A unique identifier for the app download transaction.

While not well documented by Apple, this unique value appears to be tied to the download transaction represented by original_application_version and original_purchase_date.

In production, expect a unique identifier. In sandbox, this field has been observed to be populated with a 0.

expiration_date

The time the receipt expires for apps purchased through the Volume Purchase Program (VPP).

Key
Format
expiration_date
expiration_date_pst

expiration_date_pst

See expiration_date

expiration_date_ms

See expiration_date

in_app

An array containing in-app purchase receipt fields for all in-app purchase transactions.

original_application_version

The original version of the app installed on the user’s device. For example, if the current app version is 2.0 but the user originally had version 1.8 installed, this value would be “1.8”. For the current version installed, see application_version.

The version number is based upon the CFBundleVersion (iOS) or CFBundleShortVersionString (macOS) from the Info.plist.

In the sandbox, the value is always “1.0”.

original_purchase_date

The time of the original app purchase.

Key
Format
original_purchase_date
original_purchase_date_pst
original_purchase_date_ms

original_purchase_date_pst

See original_purchase_date

original_purchase_date_ms

See original_purchase_date

preorder_date

The time the user ordered the app available for pre-order. This field is only present if the user pre-orders the app.

Key
Format
preorder_date
preorder_date_pst

preorder_date_pst

See preorder_date

preorder_date_ms

See preorder_date

receipt_creation_date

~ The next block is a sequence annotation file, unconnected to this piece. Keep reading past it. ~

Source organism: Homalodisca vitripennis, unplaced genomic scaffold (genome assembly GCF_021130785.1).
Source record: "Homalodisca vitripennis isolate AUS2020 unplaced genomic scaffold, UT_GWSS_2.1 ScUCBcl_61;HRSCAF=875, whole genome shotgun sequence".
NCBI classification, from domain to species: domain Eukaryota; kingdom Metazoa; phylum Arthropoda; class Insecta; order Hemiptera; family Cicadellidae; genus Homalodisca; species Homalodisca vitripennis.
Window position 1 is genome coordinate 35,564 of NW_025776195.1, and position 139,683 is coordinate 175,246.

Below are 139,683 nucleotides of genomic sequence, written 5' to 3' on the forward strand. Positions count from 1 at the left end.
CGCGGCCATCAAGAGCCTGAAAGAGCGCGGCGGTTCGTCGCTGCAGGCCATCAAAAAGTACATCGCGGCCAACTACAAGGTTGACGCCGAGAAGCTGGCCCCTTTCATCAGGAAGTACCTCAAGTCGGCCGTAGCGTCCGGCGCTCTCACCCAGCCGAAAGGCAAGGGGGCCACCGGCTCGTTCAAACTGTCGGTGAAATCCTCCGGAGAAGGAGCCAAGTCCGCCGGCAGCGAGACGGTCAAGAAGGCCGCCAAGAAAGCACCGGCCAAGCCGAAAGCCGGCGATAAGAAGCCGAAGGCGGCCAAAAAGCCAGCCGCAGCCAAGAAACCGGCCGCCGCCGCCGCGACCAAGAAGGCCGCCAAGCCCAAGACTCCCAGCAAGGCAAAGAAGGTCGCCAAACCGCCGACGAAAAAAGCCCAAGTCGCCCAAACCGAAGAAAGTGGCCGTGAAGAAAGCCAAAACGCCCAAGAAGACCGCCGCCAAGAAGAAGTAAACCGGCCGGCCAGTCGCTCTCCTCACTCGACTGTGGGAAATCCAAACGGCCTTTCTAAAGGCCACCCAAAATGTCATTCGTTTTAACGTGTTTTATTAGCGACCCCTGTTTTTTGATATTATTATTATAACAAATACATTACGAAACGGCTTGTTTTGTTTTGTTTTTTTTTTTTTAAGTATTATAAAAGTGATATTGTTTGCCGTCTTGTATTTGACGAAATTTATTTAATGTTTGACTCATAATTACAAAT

The time the App Store generated the receipt.

Key
Format
receipt_creation_date
receipt_creation_date_pst
receipt_creation_date_ms

receipt_creation_date_pst

See receipt_creation_date

receipt_creation_date_ms

See receipt_creation_date

receipt_type

The type of receipt generated. The value corresponds to the environment in which the App Store or VPP purchase was made.

Value
Description
Production
This receipt was generated in App Store production environment.
ProductionVPP
This receipt was generated in VPP production environment.
Sandbox
This receipt was generated in App Store sandbox environment.
ProductionVPPSandbox
This receipt was generated in VPP sandbox environment.

request_date

The time the request to the verifyReceipt endpoint was processed and the response was generated.

Key
Format
request_date
request_date_pst

request_date_pst

See request_date

request_date_ms

See request_date

version_external_identifier

An arbitrary number that identifies a revision of your app. In the sandbox, this key's value is “0”.

responseBody.latest_receipt_info

An array of JSON object(s) found at latest_receipt_info contains in-app purchase transactions for auto-renewable subscriptions. This field is only returned if the app receipts contains an auto-renewable subscriptions.

ProTip: If your verifyReceipt request includes the field exclude-old-transactions set to true, only the latest auto-renewable subscription transaction will be included in this field in the response.

Key
Type
Is Returned?
String
Only present for transactions refunded by the App Store, for Family Sharing access revocations, or upgrades to a different product.
String
Only present for transactions refunded by the App Store, for Family Sharing access revocations, or upgrades to a different product.